This is a perfect example of a difference between Japanese and western culture. Kintsukuroi serves to highlight the history (and flaws) of a piece rather than attempting to cover them up. Moreover, it allows a damaged cup or bowl to continue to be used instead of pointlessly throwing away an otherwise valuable piece. The results are, of course, incredibly beautiful, and leave the piece more valuable than it was before the damage was done.  The concept of use and reuse is a philosophy that’s still deeply ingrained in the culture here in Japan. Their obsessive organization of how they throw their trash away is a less attractive, but equally impressive example.

The two women in this class also mentioned Ohasama Winery, and they also offer to take me there with them some time. It’s an hour away by car.
They randomly ask me what I’m having for dinner, and they both chastize me when I say tsukemen.
“Vegetables!” they both yell at me.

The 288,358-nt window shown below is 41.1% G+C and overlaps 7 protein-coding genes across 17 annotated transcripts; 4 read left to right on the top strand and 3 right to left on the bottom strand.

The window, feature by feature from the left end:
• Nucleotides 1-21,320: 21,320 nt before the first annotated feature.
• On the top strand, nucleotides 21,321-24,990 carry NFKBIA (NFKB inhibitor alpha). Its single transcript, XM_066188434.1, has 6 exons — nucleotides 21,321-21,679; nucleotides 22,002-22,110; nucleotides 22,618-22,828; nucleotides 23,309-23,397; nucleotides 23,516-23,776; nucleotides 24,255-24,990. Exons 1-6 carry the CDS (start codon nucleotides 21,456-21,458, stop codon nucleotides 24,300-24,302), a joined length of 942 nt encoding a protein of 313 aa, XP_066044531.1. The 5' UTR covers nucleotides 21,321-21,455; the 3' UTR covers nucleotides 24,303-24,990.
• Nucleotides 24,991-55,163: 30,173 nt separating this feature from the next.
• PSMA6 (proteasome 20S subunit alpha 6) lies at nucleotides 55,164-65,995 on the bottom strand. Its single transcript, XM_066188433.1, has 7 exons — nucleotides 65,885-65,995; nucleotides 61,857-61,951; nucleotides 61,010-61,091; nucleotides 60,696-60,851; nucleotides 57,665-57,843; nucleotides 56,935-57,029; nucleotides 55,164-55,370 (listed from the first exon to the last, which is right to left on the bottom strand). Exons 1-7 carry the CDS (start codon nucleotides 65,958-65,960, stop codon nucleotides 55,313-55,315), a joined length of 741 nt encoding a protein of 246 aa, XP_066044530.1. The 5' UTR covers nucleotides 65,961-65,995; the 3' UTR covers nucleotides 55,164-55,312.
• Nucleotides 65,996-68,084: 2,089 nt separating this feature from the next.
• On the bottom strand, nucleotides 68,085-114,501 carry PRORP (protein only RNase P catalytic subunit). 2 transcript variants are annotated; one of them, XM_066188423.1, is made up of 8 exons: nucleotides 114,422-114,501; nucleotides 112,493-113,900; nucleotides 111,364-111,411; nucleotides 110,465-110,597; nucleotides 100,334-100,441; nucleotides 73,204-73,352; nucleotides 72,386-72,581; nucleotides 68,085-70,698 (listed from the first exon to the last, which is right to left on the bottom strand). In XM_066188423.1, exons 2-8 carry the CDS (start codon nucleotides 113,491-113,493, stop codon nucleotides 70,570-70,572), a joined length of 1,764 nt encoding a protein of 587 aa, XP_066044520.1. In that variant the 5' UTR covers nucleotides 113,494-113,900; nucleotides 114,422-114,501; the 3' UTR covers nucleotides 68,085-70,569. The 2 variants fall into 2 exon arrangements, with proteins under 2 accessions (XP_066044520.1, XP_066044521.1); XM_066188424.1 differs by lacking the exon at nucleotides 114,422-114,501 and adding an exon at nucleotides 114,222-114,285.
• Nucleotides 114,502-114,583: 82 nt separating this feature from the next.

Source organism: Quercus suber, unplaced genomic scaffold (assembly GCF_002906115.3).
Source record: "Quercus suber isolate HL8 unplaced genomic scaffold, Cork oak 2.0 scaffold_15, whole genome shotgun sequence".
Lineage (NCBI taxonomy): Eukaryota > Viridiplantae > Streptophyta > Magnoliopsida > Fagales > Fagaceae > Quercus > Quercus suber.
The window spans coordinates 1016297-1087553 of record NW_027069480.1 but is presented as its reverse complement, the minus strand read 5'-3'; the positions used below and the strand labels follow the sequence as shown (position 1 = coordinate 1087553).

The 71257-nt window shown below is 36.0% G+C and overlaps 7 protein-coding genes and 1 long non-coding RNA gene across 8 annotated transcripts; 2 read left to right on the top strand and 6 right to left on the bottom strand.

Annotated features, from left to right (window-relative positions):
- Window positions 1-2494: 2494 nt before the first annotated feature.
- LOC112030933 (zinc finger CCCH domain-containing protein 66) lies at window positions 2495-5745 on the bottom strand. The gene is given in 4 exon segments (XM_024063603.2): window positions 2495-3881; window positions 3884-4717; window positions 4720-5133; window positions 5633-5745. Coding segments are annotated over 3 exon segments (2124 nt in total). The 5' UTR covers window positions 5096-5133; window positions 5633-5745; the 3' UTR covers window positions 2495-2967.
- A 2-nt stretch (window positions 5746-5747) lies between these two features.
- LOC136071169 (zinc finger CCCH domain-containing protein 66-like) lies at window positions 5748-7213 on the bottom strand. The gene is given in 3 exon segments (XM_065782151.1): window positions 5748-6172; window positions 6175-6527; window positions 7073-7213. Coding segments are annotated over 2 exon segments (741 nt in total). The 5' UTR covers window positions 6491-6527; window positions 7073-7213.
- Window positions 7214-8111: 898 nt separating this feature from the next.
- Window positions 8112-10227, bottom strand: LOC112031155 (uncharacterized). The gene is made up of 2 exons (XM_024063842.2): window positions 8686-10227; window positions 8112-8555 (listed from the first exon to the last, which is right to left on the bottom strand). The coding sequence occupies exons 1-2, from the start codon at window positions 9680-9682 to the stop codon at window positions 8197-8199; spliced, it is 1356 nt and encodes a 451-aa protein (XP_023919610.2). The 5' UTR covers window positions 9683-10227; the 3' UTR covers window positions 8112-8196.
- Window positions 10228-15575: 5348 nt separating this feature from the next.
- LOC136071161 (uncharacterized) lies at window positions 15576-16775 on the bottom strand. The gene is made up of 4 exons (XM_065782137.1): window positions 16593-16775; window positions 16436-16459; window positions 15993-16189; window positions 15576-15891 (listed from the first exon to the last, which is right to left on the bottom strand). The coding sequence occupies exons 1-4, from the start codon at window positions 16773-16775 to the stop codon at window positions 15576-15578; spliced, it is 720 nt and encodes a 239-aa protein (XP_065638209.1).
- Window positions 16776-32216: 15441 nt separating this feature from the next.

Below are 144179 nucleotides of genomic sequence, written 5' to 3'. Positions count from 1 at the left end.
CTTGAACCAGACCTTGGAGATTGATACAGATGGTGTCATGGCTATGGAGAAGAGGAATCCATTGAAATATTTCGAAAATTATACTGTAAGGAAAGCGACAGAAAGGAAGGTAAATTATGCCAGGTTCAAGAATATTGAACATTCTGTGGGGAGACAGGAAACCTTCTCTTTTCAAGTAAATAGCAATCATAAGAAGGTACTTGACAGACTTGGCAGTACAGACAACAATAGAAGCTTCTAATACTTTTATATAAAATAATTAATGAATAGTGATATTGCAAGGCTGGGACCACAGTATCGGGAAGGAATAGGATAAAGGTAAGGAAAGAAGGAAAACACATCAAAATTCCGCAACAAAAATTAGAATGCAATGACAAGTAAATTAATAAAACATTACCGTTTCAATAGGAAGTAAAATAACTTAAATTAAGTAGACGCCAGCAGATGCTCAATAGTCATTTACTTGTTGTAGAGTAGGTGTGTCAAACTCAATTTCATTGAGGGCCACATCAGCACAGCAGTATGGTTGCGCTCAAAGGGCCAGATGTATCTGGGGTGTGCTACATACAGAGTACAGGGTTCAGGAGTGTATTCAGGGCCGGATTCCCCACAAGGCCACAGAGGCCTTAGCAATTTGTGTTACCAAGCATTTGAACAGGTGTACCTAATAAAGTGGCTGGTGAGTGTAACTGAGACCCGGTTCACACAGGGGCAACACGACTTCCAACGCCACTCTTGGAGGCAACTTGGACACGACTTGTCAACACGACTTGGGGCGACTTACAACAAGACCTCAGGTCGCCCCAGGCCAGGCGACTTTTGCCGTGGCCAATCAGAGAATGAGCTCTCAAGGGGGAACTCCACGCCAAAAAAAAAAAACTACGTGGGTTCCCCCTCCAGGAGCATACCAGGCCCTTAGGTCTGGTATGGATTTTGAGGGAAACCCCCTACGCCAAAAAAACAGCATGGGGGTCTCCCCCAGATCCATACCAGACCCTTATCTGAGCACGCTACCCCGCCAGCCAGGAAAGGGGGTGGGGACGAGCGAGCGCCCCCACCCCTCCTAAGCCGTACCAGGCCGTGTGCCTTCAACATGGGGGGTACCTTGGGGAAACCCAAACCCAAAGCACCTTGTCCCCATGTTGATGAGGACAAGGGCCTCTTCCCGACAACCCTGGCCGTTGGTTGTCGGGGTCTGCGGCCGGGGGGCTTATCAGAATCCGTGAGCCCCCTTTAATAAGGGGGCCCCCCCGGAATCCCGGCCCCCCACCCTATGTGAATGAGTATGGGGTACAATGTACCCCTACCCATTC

Somehow this word comes up: tsukidewanai- a gentle version of dislike.

I got another coffee house class, where we all just sit around and chat with just a couple of women today. Their English is very high-level, and they’re fascinating people. One had recently come from a ballet lesson. The other does gymnastics. I said, “Sugoi!” (amazing), and they asked if I speak Japanese. As usual, I replied in the negative: “Nihongo-ga dekimasen.”
Their eyes pop out a little. “That’s Japanese!” They blurted out, and we all laughed. The class was good, both women are very clever.

Old names, horses, and Doctor-san


During one of today’s classes, the upcoming holiday came up: Tuesday, the 23rd will be Respect for the Elderly Day. “I’m senile,” declared a male student, suddenly.

This weekend’s festival is to celebrate Morioka Castle taking leadership over the neighboring 23 towns (including my neighborhood, Chabatake, and my school’s, Osawakawara) about 300 years ago, with the Nambu han (clan) at the top.

Old names for Morioka:
Hanayacho (many flowershop town)
Kajicho (swordsmith town)